Aziz, it seems to me that one cannot consistently use “the cultural defense” of woman-beating and woman-killing with good success in German courts and then go on to deny that what is occurring is specific to a specific culture.
    Aziz, perhaps you are also familiar with the 2007 Frankfurt Germany case where a German judge, Christa Datz-Winter, accepted the argument of a Muslim man that he had a right to beat his wife under Sharia, and that this did not entitle her to a quick divorce. Datz-Winter cited the Koran in support. The husband was Moroccan, the wife a German citizen of Moroccan descent.. That is, this judge ruled that in Germany it is legal to beat your wife if you are a Muslim. This man also threatened his wife with death. But this was not “domestic violence” if you are a Muslim, ruled the judge.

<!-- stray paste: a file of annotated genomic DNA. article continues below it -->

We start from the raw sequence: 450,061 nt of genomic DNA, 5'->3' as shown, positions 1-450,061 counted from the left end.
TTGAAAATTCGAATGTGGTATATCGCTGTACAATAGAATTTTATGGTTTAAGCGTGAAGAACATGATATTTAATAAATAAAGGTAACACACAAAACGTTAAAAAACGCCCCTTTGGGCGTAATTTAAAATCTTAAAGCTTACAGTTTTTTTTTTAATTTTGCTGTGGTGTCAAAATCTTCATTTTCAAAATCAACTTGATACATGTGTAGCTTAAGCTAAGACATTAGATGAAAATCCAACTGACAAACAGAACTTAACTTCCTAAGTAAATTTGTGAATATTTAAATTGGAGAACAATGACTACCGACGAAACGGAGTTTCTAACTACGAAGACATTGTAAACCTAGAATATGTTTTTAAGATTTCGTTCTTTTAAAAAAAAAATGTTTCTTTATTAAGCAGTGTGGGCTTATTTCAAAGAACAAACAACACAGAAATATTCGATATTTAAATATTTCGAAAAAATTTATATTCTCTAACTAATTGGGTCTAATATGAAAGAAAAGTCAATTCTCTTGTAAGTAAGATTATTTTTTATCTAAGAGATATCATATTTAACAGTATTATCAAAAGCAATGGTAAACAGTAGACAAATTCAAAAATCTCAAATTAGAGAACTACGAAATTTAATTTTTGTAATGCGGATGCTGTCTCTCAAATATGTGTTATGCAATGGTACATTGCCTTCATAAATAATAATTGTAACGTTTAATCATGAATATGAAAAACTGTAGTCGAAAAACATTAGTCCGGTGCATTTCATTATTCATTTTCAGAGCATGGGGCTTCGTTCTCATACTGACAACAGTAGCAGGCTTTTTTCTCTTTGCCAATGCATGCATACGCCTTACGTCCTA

This particular judgment was overthrown almost immediately, but the point remains the kind of defense that was offered by the accused, and which was even (momentarily) successful. See NY Times, March 22, 2007.